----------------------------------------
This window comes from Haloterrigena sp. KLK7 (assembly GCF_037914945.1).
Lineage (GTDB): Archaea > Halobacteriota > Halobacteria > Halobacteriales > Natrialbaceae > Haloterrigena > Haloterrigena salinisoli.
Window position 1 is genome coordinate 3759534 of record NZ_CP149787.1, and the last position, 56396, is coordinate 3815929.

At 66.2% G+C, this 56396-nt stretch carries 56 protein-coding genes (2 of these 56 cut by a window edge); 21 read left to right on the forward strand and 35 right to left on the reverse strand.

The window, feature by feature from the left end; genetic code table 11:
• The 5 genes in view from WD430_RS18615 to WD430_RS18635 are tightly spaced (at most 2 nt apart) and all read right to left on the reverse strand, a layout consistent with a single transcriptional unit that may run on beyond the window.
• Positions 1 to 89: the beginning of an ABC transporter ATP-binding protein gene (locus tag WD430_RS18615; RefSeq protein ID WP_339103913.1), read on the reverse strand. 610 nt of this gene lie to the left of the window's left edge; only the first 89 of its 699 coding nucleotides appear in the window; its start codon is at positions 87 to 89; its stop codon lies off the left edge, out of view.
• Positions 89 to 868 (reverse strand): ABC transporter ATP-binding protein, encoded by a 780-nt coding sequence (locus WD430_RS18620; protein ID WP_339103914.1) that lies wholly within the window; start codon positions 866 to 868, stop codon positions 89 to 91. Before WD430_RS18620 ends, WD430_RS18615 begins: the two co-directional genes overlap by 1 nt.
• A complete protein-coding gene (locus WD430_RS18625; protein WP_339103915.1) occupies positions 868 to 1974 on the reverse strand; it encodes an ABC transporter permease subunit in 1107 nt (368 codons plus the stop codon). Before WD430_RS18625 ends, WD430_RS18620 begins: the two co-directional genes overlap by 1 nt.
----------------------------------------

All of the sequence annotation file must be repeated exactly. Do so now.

This window comes from Haloterrigena sp. KLK7 (assembly GCF_037914945.1).
Lineage (GTDB): Archaea > Halobacteriota > Halobacteria > Halobacteriales > Natrialbaceae > Haloterrigena > Haloterrigena salinisoli.
Window position 1 is genome coordinate 3759534 of record NZ_CP149787.1, and the last position, 56396, is coordinate 3815929.

At 66.2% G+C, this 56396-nt stretch carries 56 protein-coding genes (2 of these 56 cut by a window edge); 21 read left to right on the forward strand and 35 right to left on the reverse strand.

The window, feature by feature from the left end; genetic code table 11:
• The 5 genes in view from WD430_RS18615 to WD430_RS18635 are tightly spaced (at most 2 nt apart) and all read right to left on the reverse strand, a layout consistent with a single transcriptional unit that may run on beyond the window.
• Positions 1 to 89: the beginning of an ABC transporter ATP-binding protein gene (locus tag WD430_RS18615; RefSeq protein ID WP_339103913.1), read on the reverse strand. 610 nt of this gene lie to the left of the window's left edge; only the first 89 of its 699 coding nucleotides appear in the window; its start codon is at positions 87 to 89; its stop codon lies off the left edge, out of view.
• Positions 89 to 868 (reverse strand): ABC transporter ATP-binding protein, encoded by a 780-nt coding sequence (locus WD430_RS18620; protein ID WP_339103914.1) that lies wholly within the window; start codon positions 866 to 868, stop codon positions 89 to 91. Before WD430_RS18620 ends, WD430_RS18615 begins: the two co-directional genes overlap by 1 nt.
• A complete protein-coding gene (locus WD430_RS18625; protein WP_339103915.1) occupies positions 868 to 1974 on the reverse strand; it encodes an ABC transporter permease subunit in 1107 nt (368 codons plus the stop codon). Before WD430_RS18625 ends, WD430_RS18620 begins: the two co-directional genes overlap by 1 nt.